When creating a Subset, each new file link is defined as either a
"one-to-one" or a "one-to-many" relationship. For
"one-to-many" relationships, the anticipated number of records
must be specified. This number is used to optimize the code generated
for the link. This number is not a maximum - occurrences of the link
that exceed this number will be correctly processed. You should take
some care to choose an appropriate value as it has the potential to
This is an important field that can have a significant impact on
performance if inappropriately specified. It represents an optimum
number of records on the "many" side of the relationship for
each record on the "one" side.
The reason for the significance is the way that OPEN/DB performs its
processing. For each source record read, OPEN/DB will read all target
records and construct an array of the selected ones. The number of
records field determines how big this array will be (and consequently
how big associated reports programs will be).
The number is used to allocate working storage in the generated
programs to keep track of all the (selected) linked records in the
target file for any one record in the source file.
As a rule of thumb and taking into account your knowledge of the
application and the way it is used in your organisation, you should aim
to set this number high enough to cater for 95% or more of the cases.
Note that: Unless the distribution of records is almost perfectly even,
the number you specify should be somewhat larger than the
Taken to extremes, too large a value can lead to performance
degradation arising from excessive paging. In very extreme cases,
particularly where multiple nested groups are used, compilation failure
is possible. This should not arise providing you give proper
consideration to setting an appropriate value. Certainly, you should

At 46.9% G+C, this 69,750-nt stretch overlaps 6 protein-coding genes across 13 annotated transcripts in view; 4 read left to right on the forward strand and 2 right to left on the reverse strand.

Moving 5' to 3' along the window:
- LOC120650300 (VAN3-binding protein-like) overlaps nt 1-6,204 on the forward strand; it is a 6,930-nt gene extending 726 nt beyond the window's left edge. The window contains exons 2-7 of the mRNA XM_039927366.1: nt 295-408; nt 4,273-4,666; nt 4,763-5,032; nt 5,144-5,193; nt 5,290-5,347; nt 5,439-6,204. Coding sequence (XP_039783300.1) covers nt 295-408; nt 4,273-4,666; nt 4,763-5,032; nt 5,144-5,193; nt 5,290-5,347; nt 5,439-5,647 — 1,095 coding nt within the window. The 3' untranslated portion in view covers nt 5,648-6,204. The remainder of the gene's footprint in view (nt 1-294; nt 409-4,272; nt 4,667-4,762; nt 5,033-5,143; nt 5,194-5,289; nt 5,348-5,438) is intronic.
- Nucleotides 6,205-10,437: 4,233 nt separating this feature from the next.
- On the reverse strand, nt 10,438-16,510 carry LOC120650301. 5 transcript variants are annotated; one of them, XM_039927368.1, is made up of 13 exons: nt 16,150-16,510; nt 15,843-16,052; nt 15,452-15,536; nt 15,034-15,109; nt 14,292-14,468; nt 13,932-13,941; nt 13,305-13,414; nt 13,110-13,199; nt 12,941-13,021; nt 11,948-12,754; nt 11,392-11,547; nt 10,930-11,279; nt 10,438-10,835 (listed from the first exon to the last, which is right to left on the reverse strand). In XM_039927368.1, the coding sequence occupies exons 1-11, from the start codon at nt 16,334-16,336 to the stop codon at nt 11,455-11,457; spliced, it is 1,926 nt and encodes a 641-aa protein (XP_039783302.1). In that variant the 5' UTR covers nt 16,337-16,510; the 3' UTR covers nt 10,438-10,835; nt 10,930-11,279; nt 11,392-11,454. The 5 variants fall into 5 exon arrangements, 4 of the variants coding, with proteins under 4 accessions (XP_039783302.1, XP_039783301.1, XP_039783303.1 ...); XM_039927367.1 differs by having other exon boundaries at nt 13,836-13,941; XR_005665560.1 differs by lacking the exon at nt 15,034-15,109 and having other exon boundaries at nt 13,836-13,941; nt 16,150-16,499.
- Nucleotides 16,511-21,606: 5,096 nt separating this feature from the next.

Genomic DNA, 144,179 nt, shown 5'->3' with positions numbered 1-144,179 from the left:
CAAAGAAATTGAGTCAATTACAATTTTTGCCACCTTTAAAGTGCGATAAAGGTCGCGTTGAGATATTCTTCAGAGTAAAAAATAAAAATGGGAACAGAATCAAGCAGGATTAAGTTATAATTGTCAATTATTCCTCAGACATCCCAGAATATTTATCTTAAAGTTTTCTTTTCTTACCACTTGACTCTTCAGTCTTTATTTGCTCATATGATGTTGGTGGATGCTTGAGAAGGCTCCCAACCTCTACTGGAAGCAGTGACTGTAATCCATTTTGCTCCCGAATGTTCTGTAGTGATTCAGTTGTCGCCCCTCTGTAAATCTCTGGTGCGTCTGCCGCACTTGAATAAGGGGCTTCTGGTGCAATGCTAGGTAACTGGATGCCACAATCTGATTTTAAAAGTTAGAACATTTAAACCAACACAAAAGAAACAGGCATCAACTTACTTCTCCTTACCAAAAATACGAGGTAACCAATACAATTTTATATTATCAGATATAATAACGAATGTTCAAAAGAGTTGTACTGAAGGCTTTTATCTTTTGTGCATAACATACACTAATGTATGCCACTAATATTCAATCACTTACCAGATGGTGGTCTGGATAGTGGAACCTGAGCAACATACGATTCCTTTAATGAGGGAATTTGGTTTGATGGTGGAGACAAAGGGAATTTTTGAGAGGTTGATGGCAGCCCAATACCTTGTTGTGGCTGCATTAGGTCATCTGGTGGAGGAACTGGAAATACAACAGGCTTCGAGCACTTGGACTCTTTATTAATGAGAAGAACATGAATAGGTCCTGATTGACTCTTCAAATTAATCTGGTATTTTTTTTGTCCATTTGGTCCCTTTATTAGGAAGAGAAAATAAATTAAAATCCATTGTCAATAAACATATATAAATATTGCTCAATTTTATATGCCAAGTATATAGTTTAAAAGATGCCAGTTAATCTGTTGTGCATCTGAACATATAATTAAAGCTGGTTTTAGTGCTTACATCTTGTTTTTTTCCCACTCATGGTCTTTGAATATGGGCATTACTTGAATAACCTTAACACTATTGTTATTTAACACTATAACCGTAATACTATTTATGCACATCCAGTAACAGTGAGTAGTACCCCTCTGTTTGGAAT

avoid settings that use the maximum (9,999) except in the most simple 2
level hierarchies. If the value set is too small, the program will run
out of room and will have to store additional records externally to the
program. This can result in performance degradation.
Remember that this number relates to the records selected by a given
report during execution. In some applications, typical record selection
tests can be predicted (eg. "Customer Type" or "Product
Group" or a Transaction Date range etc.). An understanding of the
business need for a given Subset can be helpful in determining the best
value for "number of records". Keep in mind that the overall
number of records is multiplied at each hierarchical relationship. Where
Group 1 goes to Group 2 in a 1:100 relationship, the anticipated number
of records is 101 (ie. 1 + 1 * 100). If Group 2 then goes to Group 3
also in a 1:100 relationship, then the equation becomes (1 + 1 * 100
*100 = 10,001).
The possible effects on performance can be summarized as
- If the number specified is too small, then excess records cause
additional processing. If this occurs too frequently in execution,
then performance degradation will result.
- If the number specified is larger than required, then the
generated program will be larger and will use more storage than is
necessary. However this is usually preferable providing the excess
represents no more than a reasonable "margin for error"
because the impact upon performance is less significant.
In exceptional cases of imbalance (for example there are 200 records
on the source file and 20,000 records on the target file, but 17,000 of
the target records are related to a single source record), consider
developing the Subset using the current target file as the source file
and linking the current source file as a "one-to-one" target
file in the new Subset.